Funny Girl

Music by Jule Styne, lyrics by Bob Merrill, book by Isobel Lennart
Chichester Festival Theatre production
Minerva Theatre, Chichester
(2008)

Production photo by Catherine Ashmore

Ask anyone “Who was ‘Funny Girl’?” and they are quite likely to say Barbra Streisand who took the part in the popular 1968 film of that name and very much made it her own. The original ‘Funny Girl’ though was Fanny Brice, and this is her story – not adhering strictly to the truth (it was necessary to appease surviving members of her family) but that doesn’t make it any less of a great musical with songs such as “People who love People” and “Don’t Rain on my Parade”.

Jonathan Church, beginning his third year as Artistic Director here, has chosen to put what could be a big scale glitzy musical production into the small 283 seat Minerva Theatre and to my mind the story gains from the intimate venue, feeling closer to the hearts and minds of the characters. We can see Fanny as the confident, pushy youngster, sure of her own talent, but behind the façade is the vulnerability of a girl who thinks she isn’t pretty and is uneducated - “I never got past 3B”. It is easy, too, to see behind the charm and good looks of the love of her life, to the good-for-nothing selfish creature he turns out to be.

It may be a small venue, but it is by no means a low budget creation. The small thrust stage precludes lavish sets, but designer Mark Thompson has produced some stunning backdrops and the costumes are many, varied and intricately creative, with some glamorous gowns, particularly for the Ziegfeld Follies showgirls. Scene changes are numerous – twenty three in all – and every one carried out by the cast with such speed and dexterity that one switched to another without missing a beat. Director Angus Jackson controls a very fast-paced show, keeping attention focused at all times.

Jason Carr’s orchestration follows the mood of the story, from the burlesque style of Keeney’s Music Hall in razzamatazz mode, to the sentimental “People”, and bringing in soulful saxophone and clarinet for “The Music that makes me Dance”. Re-instated also are many of the songs from the original Broadway stage play which preceded the film. Stephen Mear’s choreography is equally varied with a boisterous ‘folksy’ waltz danced around and over the kitchen table, and the military “Rat-Tat-Tat-Tat” tap number, with Fanny playing a comical role as usual.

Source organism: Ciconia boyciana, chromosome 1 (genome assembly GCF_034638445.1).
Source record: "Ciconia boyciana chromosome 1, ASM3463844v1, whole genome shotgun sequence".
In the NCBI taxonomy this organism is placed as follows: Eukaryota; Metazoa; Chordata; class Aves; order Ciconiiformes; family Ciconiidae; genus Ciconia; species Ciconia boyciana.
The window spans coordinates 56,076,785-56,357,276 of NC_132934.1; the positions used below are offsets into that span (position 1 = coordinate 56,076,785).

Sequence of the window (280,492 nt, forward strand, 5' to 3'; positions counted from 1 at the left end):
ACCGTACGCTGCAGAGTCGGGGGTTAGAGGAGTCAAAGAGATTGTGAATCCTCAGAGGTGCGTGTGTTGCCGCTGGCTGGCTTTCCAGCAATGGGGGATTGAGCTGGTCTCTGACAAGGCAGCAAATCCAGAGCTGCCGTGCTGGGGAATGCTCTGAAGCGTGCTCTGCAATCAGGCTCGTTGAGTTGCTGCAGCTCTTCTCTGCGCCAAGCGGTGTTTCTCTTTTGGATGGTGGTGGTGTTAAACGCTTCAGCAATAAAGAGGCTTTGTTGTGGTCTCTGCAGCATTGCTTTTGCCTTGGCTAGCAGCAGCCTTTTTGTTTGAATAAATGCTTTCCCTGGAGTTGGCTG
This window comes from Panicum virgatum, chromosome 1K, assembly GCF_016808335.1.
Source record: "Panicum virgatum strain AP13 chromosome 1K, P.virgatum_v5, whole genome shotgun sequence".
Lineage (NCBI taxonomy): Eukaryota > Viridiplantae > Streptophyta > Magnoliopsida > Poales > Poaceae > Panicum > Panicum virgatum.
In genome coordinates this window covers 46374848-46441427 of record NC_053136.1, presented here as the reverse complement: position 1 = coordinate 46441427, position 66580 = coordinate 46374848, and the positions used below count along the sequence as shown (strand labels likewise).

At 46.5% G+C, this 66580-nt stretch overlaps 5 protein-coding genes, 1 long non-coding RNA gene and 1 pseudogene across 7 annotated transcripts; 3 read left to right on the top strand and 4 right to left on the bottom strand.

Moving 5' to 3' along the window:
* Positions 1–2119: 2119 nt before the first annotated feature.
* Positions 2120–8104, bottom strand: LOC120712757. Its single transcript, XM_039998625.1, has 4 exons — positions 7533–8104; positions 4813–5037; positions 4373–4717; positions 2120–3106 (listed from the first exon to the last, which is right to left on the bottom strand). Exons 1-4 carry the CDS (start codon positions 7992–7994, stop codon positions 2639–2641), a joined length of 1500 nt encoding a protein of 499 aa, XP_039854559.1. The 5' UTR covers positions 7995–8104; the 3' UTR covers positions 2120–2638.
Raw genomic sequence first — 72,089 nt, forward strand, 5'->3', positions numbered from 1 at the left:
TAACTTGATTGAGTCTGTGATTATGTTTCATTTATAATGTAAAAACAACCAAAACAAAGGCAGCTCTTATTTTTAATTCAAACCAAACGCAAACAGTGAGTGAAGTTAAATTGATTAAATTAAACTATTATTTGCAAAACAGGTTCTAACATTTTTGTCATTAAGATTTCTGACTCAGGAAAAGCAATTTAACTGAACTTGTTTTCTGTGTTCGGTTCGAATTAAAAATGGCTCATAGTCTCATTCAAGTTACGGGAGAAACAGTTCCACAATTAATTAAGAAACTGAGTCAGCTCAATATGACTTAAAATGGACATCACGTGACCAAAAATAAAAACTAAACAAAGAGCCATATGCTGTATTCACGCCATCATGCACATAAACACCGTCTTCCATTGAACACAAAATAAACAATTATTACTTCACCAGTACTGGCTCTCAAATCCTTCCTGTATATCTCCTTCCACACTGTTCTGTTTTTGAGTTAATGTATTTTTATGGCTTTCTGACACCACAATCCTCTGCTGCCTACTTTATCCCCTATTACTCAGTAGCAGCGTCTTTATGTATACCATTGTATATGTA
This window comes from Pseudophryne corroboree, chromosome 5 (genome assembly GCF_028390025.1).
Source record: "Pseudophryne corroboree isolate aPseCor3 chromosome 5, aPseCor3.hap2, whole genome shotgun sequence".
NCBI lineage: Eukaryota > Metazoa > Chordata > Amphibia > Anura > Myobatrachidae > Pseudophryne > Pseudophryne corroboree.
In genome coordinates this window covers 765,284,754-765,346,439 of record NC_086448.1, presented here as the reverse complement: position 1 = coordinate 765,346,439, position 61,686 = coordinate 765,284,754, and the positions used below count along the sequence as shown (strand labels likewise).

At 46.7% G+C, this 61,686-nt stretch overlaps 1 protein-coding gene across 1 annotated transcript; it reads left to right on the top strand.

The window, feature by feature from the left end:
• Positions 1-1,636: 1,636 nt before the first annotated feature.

Sheila Steafel is an excellent choice as Fanny’s mother, aided and abetted in her sardonic Jewish humour (you don’t have to be Jewish!) by her poker-playing cronies, most especially the forthright and inquisitive Mrs. Strakosh (Myra Sands). “What she doesn’t know she’ll find out!”.

Sebastien Torkia is family friend Eddie and what a great dancer, and husband Nick Arnstein is played by Mark Umbers – tall, handsome, a seemingly successful man-of-the-world who breeds horses (“Can’t they do it alone?”). You can see why Fanny fell for him.

Now for the star of the show – and what a star. Diminutive Samantha Spiro beguiles, enchants and captivates her audience from beginning to end with wide-eyed innocence mixed with sharp witted comedy dialogue and, as Fanny, not afraid to appear in unfeminine attire to get a laugh. Great singer too, doing full justice to every number. Her heart may be breaking, but she’s not going to let a little thing like that ruin her “Parade’. The show must go on! . .

I am in danger of losing credibility by praising everything at Chichester, but the last two years have been exceptional, with three shows transferring to the West End and Macbeth now appearing on Broadway. This year promises to be equally exciting, with a mixture of plays, both serious and lightweight, and another musical, The Music Man, staged in the large Festival Theatre. We just need the weather to continue sunny for a perfect summer.

Reviewer: Sheila Connor